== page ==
Preaching God’s Power
When you think about God’s power on display in the Bible, what image comes to mind? You might visualize God’s creative power as he spoke the heavens and earth into existence. Some will picture Exodus and the mighty hand of God delivering his people by splitting the waters of the Red Sea. Others imagine the fire of God falling on Elijah’s water-soaked altar atop Mount Carmel. And still others think of the awe-inspiring miracles Jesus performed during his earthly ministry.
While these events are certainly great demonstrations of God’s glorious might, the grandest display of his power was the resurrection of Jesus Christ. In the resurrection, Christ defeated Satan and broke the chains of sin and death once and for all. For this reason, the message of the gospel is “the power of God for salvation to everyone who believes.” When we believe, God places saves us by his resurrection power and places that same power in us through the Holy Spirit (Acts 1:8). This truth inspired the Apostle Paul to pray for the Ephesian church that they would know “the immeasurable greatness of his power toward us who believe, according to the mighty working of his strength. He exercised this power in Christ by raising him from the dead and seating him at his right hand in the heavens” (Eph 1:18–20). The power of Christ enables Christian living by emboldening our witness and empowering our obedience, faithfulness, and love.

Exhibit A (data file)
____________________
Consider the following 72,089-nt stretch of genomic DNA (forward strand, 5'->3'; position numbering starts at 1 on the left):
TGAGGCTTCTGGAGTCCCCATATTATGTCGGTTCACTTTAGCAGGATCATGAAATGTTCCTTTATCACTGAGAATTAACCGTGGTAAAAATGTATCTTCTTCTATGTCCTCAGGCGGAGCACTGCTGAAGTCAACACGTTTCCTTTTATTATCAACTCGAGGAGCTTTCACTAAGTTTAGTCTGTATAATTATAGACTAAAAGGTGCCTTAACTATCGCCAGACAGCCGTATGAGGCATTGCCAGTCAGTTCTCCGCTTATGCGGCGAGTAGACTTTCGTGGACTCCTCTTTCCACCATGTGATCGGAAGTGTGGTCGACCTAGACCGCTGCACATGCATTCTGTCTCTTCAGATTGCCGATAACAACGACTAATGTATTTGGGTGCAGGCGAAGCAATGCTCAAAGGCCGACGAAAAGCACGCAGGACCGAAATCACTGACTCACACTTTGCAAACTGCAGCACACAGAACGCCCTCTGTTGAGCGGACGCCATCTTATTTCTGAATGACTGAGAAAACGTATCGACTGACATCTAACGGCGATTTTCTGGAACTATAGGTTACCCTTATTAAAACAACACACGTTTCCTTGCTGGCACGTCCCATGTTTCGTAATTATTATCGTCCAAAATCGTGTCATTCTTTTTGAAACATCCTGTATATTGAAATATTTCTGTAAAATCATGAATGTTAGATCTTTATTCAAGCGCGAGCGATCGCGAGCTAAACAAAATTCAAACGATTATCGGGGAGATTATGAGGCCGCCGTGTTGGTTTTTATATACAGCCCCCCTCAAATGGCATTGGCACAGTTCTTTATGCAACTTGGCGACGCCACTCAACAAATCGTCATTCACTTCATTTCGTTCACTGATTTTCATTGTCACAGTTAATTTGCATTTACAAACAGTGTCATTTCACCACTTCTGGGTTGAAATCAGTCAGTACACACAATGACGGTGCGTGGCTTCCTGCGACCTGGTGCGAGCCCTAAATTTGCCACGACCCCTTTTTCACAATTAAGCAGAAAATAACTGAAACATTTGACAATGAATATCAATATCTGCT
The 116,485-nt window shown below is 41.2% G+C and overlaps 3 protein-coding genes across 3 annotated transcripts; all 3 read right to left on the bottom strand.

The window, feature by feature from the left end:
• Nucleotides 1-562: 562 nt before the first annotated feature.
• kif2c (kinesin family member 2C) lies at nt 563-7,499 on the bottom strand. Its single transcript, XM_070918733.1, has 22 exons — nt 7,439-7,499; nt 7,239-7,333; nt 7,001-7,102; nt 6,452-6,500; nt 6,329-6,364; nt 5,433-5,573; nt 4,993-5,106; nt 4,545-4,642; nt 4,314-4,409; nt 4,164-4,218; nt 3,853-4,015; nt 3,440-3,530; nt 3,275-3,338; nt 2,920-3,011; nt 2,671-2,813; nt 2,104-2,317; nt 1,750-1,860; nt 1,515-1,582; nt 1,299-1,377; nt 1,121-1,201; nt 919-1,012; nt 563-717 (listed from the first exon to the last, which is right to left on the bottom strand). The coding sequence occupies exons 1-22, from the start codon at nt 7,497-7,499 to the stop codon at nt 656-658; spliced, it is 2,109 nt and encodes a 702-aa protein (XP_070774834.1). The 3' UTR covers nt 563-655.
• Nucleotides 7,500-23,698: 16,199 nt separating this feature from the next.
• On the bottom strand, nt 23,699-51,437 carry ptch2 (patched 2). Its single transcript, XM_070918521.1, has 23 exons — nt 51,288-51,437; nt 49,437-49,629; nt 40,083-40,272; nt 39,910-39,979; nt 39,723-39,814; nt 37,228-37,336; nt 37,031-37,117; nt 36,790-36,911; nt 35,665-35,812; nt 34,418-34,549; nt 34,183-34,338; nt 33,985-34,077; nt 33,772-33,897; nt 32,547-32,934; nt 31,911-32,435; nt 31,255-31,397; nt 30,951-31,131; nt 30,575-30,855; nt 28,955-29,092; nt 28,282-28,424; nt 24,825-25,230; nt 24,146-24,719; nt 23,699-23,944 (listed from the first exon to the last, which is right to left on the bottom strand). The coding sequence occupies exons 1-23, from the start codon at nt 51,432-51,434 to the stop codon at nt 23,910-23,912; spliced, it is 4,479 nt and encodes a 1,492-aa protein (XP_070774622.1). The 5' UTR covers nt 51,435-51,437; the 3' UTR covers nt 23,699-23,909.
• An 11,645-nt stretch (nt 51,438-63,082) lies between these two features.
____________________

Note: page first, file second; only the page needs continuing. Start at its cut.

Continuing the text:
So, the resurrection power of God is at work in us as Christians, and it also manifests itself in our preaching of the gospel. Few people have known this as much as Paul, who told the Corinthian church, “For the word of the cross is foolishness to those who are perishing, but it is the power of God to us who are being saved” (1 Cor 1:18). He went on to add, “My speech and my preaching were not with persuasive words of wisdom but with a demonstration of the Spirit’s power, so that your faith might not be based on human wisdom but on God’s power” (1 Cor 2:4–5).
Like Paul, as pastors, we pray for and preach with the aim of our congregations experiencing the power of the gospel in their lives both in their salvation as well as in their maturity as disciples of Jesus Christ. God deploys this life transformation through gospel-saturated preaching in the power of the Holy Spirit.
But if you’re like me, there are days when you feel spiritually weak, when your preaching and ministry are powerless. This typically happens when we disconnect from the Holy Spirit and attempt to do God’s work in our own power. Here, as well, we can learn from Paul. In 2 Corinthians 12, Paul shares a lesson he learned about his weakness and God’s power. His ministry was hindered by a “thorn in the flesh,” which he likens to a messenger of Satan. So he begged God to remove it three different times, possibly through extended occasions of prayer and fasting. But instead of God removing this weakness, he spoke to Paul and said, “My grace is sufficient for you, for my power is perfected in your weakness” (2 Cor 12:9).
The power of our preaching is not in our skills or abilities; it rests solely in the resurrection power of the gospel. As followers of Jesus, the Holy Spirit fills us with God’s power for life and ministry. May we preach in this same power for the salvation and sanctification of God’s people.
Keith Collier serves as pastor of First Baptist Church in Groesbeck, Texas. He earned a Ph.D. in Preaching and Church History from Southwestern Seminary.